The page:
Evaluating the Applicability of Requirements Engineering Tools for Distributed Software Development

Geisser, Michael ; Hildenbrand, Tobias ; Riegel, Norman

GeHR07_Arbeitspapier_02_2007_RE_Tools.pdf - Published

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URL: https://ub-madoc.bib.uni-mannheim.de/1644
URN: urn:nbn:de:bsz:180-madoc-16449
Document Type: Working paper
Year of publication: 2007
The title of a journal, publication series: None
Publication language: English
Institution: Business School > Sonstige - Fakultät für Betriebswirtschaftslehre
MADOC publication series: Area Information Systems and Institute for Enterprise Systems > Working Papers Lehrstuhl für ABWL und Wirtschaftsinformatik (Heinzl) (bis 2011)
Subject: 004 Computer science, internet
Subject headings (SWD): Requirements engineering , Evaluation , CASE , Softwareentwicklung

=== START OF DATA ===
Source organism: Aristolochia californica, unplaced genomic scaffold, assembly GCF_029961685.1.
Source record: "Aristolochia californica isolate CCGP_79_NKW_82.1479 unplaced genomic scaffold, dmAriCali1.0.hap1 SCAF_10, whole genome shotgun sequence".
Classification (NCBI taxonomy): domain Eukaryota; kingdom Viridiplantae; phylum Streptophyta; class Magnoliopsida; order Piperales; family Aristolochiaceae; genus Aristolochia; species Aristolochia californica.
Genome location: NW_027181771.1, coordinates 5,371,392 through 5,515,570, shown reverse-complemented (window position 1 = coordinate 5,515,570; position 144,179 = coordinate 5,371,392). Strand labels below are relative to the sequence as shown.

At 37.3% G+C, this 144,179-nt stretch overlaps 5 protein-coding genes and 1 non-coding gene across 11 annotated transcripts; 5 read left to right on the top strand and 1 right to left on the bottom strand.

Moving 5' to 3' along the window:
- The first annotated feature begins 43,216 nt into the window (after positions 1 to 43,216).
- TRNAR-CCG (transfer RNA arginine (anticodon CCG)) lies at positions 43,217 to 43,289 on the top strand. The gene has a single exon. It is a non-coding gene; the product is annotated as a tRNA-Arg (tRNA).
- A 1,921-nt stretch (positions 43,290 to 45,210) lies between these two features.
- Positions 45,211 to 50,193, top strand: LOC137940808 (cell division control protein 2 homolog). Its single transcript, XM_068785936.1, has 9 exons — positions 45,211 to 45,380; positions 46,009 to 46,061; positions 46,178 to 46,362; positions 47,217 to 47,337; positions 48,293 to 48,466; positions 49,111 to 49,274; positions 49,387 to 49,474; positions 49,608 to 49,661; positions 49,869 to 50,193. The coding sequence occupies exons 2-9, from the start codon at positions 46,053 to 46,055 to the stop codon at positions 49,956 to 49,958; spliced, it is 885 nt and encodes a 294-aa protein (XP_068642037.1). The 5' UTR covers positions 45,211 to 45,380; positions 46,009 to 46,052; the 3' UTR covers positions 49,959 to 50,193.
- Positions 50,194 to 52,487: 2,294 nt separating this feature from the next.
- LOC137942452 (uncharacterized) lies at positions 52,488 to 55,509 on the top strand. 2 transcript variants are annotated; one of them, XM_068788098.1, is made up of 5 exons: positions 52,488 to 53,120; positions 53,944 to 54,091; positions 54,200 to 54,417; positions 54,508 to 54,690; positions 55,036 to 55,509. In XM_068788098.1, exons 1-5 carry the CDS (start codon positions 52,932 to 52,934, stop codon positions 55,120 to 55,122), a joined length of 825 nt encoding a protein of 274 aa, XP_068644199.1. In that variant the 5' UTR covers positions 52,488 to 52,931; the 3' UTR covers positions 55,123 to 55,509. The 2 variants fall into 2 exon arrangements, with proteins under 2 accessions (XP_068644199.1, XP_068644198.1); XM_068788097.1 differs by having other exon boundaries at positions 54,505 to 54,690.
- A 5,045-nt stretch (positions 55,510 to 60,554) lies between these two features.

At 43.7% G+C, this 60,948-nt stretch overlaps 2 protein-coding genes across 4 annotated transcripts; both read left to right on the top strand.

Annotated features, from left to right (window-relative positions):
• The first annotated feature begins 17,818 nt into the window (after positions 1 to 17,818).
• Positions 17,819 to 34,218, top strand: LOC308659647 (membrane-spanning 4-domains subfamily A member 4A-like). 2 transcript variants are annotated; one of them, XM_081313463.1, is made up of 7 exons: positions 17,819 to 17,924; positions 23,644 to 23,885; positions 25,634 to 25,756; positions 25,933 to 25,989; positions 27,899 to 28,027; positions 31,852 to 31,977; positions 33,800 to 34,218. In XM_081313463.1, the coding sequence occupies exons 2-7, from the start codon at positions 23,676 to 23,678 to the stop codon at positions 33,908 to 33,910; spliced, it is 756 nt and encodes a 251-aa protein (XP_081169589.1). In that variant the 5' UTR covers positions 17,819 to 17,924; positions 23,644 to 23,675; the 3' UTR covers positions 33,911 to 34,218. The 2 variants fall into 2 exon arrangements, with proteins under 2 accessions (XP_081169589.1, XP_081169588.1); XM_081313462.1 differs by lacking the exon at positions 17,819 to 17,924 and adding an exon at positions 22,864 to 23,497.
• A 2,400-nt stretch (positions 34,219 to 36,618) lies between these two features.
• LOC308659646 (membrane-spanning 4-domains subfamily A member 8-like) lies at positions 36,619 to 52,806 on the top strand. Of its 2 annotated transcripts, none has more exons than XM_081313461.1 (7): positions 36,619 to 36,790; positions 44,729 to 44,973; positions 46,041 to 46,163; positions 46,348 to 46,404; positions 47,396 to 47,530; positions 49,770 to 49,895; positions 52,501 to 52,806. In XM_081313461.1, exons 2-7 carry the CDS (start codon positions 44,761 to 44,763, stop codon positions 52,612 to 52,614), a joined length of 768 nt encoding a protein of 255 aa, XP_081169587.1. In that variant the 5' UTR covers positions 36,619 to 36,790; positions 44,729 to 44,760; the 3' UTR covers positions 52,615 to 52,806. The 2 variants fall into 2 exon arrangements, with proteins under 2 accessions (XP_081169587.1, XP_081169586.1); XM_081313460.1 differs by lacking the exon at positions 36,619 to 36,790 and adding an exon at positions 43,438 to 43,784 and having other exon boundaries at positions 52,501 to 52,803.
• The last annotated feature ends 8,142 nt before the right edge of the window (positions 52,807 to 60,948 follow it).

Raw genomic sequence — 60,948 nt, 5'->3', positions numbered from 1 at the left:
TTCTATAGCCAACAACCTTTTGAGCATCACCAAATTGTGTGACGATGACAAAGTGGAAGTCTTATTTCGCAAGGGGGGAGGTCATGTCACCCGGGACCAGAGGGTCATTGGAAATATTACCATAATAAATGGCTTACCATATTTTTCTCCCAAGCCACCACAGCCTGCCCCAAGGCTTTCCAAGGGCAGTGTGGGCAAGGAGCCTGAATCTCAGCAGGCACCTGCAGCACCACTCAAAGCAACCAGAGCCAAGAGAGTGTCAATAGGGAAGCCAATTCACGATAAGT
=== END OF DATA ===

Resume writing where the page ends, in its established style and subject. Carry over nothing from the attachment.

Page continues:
Abstract: Requirements engineering (RE) is the first part of the software engineering process. It consists of distinct phases in which certain stakeholders deal with the problem of creating and maintaining a systems requirements document. This artifact should clarify what the customer expects from the system and how the developer should design it. RE is often mentioned as the most critical phase in the software development process. Mistakes made during the requirements phase can cost up to a hundred times more than coding errors. Moreover, The Standish Group International (2003) found out, that on average only 54%, of the originally defined features of a project are delivered and 45% of those features that are delivered are never used. Misidentified requirements are the most significant source of customer dissatisfaction with delivered systems. The problem of creating the requirements document is reinforced through geographical distance between the different people involved in the RE process. Not only the distance between customers or users and the engineers constitutes a problem, often the engineers themselves are distributed all over the world, e.g. due to outsourcing decisions and offshoring projects. The number of firms participating in global software development was low, but today 203 of the US Fortune 500 engage in offshore outsourcing endeavors. Today, more than 50 nations participate in collaborative software development projects internationally. The reasons are cost advantages and a large and well-educated pool of labor—India is a famous example. Although RE is always distributed in some way due to the distance between the different stakeholders, the term distributed RE is used to emphasize the distance between them, e.g. in global RE processes. Instead of using simple text files or diagrams for communicating both requirements and possible changes to them, nowadays a lot of tools from different vendors exist to help mastering the RE process. These tools belong to the class of so-called computer-aided software engineering (CASE) tools. Many tools support a multi-user environment that is needed for distributed RE. These tools are intended to help overcoming some of the problems mentioned before. Therefore, the aim of this paper is to give an overview over existing RE tools on the market and to evaluate how they support the different phases of RE - especially a distributed RE process. The paper is structured as follows: In chapter 2 the generic phases of the RE process are shortly described, followed by a short market overview of tools in chapter 3. The four market leading tools are evaluated in detail in chapter 4, supplemented by a short description of some interesting other tools, especially from smaller German providers. Finally, chapter 5 summarizes the results of the evaluation.
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